[0135] Because DoLockstep suspends the application program that calls it until the LockStep Audit Record is durably stored on the backup system, a single application program cannot have more than one DoLockStep in progress at any single time. On the other hand, it is possible to have multiple application programs invoking DoLockstep concurrently. In such a situation, however, multiple LockStep Transactions do not take place concurrently. According to one embodiment of the invention, the RDF Gateway invokes a single LockStep Transaction to cover multiple application programs that called DoLockStep concurrently. When this single LockStep Transaction is done, LockStepDone is returned to the multiple application programs that called DoLockStep. Because the business transactions of each participating process must have committed before calling DoLockstep, the audit for the business transactions of the participating processes is guaranteed to be in the audit trail before the lockstep transaction starts. Thus, when the LockStep Audit Record of this LockStep Transaction is safe on the backup system, all audit records generated prior to the LockStep Audit Record are also guaranteed to be safe.

[0136] As mentioned above, in the present embodiment, the RDF Gateway may be configured to include a Current List and a Waiting List. When the RDF Gateway receives a LockStep Request, and if the Current List is empty, the RDF Gateway puts the LockStep Request in the Current List and immediately initiates a LockStep Transaction. When the LockStep Transaction is being executed, the RDF Gateway continues to accept new LockStep Requests, which will be put on the Waiting List. When the LockStep Transaction is done, (e.g., LockStepDone is returned), a reply is then made to the first LockStep Requestor, and the Current List is emptied. In addition, the LockStep Requests on the Waiting List are put on the Current List. LockStep Requests arriving thereafter are put on the Waiting List. In some embodiments, the RDF Gateway can be configured to collect LockStep Requests for up to a second before initiating a LockStep Transaction.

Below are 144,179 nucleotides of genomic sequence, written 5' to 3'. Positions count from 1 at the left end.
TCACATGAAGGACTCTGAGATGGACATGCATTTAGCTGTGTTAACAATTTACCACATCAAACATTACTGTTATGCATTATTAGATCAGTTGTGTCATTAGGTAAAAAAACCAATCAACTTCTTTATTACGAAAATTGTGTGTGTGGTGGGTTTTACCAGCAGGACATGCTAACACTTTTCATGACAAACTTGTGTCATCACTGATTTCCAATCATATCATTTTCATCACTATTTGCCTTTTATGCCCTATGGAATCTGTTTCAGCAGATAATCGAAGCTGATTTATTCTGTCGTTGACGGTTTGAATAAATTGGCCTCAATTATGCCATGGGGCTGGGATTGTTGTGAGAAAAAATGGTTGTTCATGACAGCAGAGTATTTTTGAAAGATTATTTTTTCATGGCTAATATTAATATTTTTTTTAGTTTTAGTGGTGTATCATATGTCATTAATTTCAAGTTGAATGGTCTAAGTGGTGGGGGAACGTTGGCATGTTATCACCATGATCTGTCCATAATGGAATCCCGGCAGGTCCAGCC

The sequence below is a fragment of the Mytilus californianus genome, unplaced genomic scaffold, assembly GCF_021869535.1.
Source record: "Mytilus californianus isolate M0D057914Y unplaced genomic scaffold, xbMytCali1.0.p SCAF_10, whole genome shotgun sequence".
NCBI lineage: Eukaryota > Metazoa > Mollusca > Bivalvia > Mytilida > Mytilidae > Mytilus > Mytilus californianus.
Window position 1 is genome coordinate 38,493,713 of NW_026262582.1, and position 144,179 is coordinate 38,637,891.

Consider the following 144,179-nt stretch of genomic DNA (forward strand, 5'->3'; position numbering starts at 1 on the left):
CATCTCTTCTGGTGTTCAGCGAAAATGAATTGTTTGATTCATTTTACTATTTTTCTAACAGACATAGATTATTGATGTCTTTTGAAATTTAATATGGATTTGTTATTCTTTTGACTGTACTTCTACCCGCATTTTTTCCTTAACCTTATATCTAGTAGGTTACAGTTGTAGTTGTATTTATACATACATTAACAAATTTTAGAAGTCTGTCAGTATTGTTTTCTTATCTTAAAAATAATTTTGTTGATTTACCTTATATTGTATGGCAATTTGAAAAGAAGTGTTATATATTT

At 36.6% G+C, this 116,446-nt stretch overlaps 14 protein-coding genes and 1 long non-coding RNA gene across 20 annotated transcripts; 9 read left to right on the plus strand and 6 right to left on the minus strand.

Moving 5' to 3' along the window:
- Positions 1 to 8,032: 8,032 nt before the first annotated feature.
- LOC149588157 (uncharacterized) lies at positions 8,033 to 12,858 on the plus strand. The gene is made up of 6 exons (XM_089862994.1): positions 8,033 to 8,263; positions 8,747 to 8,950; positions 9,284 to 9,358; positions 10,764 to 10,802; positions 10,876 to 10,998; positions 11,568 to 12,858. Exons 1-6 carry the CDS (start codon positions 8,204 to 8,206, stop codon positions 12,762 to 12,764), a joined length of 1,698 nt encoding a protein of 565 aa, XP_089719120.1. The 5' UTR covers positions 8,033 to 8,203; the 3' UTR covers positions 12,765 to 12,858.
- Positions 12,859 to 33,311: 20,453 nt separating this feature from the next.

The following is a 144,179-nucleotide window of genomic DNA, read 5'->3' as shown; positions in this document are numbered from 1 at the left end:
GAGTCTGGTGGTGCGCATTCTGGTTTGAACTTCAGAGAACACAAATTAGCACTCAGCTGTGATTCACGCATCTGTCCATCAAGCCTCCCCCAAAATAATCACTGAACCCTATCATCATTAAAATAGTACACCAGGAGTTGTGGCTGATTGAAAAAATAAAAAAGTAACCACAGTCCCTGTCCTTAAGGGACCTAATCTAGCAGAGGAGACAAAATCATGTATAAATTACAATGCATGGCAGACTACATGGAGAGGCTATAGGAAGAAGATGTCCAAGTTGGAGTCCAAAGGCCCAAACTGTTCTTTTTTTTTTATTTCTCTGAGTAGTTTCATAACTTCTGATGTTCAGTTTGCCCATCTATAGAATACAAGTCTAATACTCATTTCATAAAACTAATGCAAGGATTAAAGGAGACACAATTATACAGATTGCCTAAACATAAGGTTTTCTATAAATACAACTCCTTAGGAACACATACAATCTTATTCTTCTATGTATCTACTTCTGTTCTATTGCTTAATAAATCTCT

[0137] Alternate Embodiments

[0138] The foregoing description, for purposes of explanation, used specific nomenclature to provide a thorough understanding of the invention. However, it will be apparent to one skilled in the art that the specific details are not required in order to practice the invention. In other instances, well known circuits and devices are shown in block diagram form in order to avoid unnecessary distraction from the underlying invention. Thus, the foregoing descriptions of specific embodiments of the present invention are presented for purposes of illustration and description. They are not intended to be exhaustive or to limit the invention to the precise forms disclosed, obviously many modifications and variations are possible in view of the above teachings. The embodiments were chosen and described in order to best explain the principles of the invention and its practical applications, to thereby enable others skilled in the art to best utilize the invention and various embodiments with various modifications as are suited to the particular use contemplated. Furthermore, it should be understood that the tasks performed by the Extractors, Receivers, Updaters, and the RDF Gateway of the preferred embodiments can, in other embodiments, be performed by processes performing other tasks as well, or by a different set of processes. Furthermore, in the embodiments described above, the primary computer system has a single RDF Gateway and a single RDF subsystem. In other embodiments, the primary computer system may have multiple RDF Gateways for multiple RDF subsystems.

[0139] The present invention can be implemented as a computer program product that includes a computer program mechanism embedded in a computer readable storage medium. For instance, the computer program product could contain the program modules for one or more of the Extractors, Receivers, Updaters, and Gateways. These program modules may be stored on a CD-ROM, magnetic disk storage product, or any other computer readable data or program storage product. The software modules in the computer program product may also be distributed electronically, via the Internet or otherwise, by transmission of a computer data signal (in which the software modules are embedded) on a carrier wave.

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Classifications
U.S. Classification1/1, 714/E11.108, 707/999.009
International ClassificationG06F11/20
Cooperative ClassificationG06F2201/80, G06F11/2076
European ClassificationG06F11/20S2P4